Nebraska, 37th state, is one of those places where Poet Laureate is a lifetime post. William Kloefkorn is only the second P.L. since 1921. Is it me, or does being a poet up your chances of living into your 90s?
(My friend Jennie is a die-hard Nebraska fan. Hope you like the shout-out, Miss Jennie!)
Kloefkorn was a longtime professor before his retirement, has published poetry, memoir and fiction. And he once won first-place in Nebraska's Hog-Calling Championship.
I'm sharing his poem, "August," both because yesterday was end-of-summer hot and muggy and because you MG/YA authors out there will appreciate it.
Kloefkorn writes achingly about the moment when a teen steps into the world of romance and sex, leaving a younger sib behind. Notice the layers that the speaker in the poem expresses. He's aware that something big is taking his sister away, but also aware that -- even if he found her -- he wouldn't understand what has changed her.
by William Kloefkorn
I am not old but old enough to believe
I know what Jimmy Stevens wants
when he invites my sister
into his Model-A. And because
I believe I know where he is going
I follow the car afoot, breathing
dust and exhaust until both
have left me
so far behind I must rely on what
I believe I know to get me
to where I believe they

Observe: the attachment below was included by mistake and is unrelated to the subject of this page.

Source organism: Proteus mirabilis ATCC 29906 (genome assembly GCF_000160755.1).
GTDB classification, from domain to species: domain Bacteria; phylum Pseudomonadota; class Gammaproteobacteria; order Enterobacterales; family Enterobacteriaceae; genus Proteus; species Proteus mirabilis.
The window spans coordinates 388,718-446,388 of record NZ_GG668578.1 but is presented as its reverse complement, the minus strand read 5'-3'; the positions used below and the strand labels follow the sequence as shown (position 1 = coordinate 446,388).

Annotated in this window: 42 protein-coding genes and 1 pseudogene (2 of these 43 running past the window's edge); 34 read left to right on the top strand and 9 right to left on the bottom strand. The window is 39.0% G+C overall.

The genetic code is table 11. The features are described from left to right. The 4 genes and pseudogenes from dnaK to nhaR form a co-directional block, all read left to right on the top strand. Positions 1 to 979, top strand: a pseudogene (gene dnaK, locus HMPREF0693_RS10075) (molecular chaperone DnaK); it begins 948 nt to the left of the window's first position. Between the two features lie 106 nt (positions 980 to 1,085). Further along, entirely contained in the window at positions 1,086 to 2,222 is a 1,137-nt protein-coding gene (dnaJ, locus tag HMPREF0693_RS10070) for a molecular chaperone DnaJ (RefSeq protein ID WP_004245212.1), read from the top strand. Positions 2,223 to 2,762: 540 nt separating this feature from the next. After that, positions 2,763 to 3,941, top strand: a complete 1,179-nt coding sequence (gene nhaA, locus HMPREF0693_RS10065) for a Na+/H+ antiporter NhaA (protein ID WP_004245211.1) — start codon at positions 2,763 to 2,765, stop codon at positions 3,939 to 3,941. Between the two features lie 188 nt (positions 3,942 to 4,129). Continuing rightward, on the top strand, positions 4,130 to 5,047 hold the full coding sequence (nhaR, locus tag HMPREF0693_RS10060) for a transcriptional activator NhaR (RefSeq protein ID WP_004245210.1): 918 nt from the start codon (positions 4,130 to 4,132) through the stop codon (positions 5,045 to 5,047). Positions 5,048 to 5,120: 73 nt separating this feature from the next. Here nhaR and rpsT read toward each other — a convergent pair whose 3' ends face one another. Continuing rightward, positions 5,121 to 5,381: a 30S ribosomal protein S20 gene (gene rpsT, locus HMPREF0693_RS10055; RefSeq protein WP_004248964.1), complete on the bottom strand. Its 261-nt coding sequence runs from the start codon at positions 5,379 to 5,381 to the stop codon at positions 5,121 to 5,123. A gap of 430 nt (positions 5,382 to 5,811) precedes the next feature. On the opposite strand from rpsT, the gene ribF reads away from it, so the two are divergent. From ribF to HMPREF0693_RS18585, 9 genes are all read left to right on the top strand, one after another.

are going. But I am
wrong. They aren't here,
meaning that wherever they are
I cannot find them, meaning
that whatever they might be doing
I cannot know, cannot put my small,
helpless body between them.
For a long time I sit in weeds
at the side of the road that failed
me, inhaling dryness, looking up
and into the brilliance
of uncountable stars. August,
the month of my birth. I am alone and
not alone, long beans in moonlight
hanging from the limbs
of catalpas, coyotes with their howling
saying something I believe just now
I understand. For a long time I sit
in weeds somewhere between
those most mysterious cousins,
knowing and belief,
my sister somewhere in a Model-A
saying what I cannot hear, touching
what I cannot reach.
Read the rest of the poem at Verse Daily.
Authors -- let's use this poem as an exercise.
Prompt: If you have a MG or YA character with siblings in your novel, write a one to two page scene about the moment one sibling has had a sexual/romantic encounter. Who is the first to realize he is leaving (or has been left) behind the other? Whether or not you use the scene, you're sure to make an interesting discovery.
Stop by tomorrow. If you're grieved and angry about the BP Oil disaster, you'll appreciate the Bill Cowee poem I'll be sharing.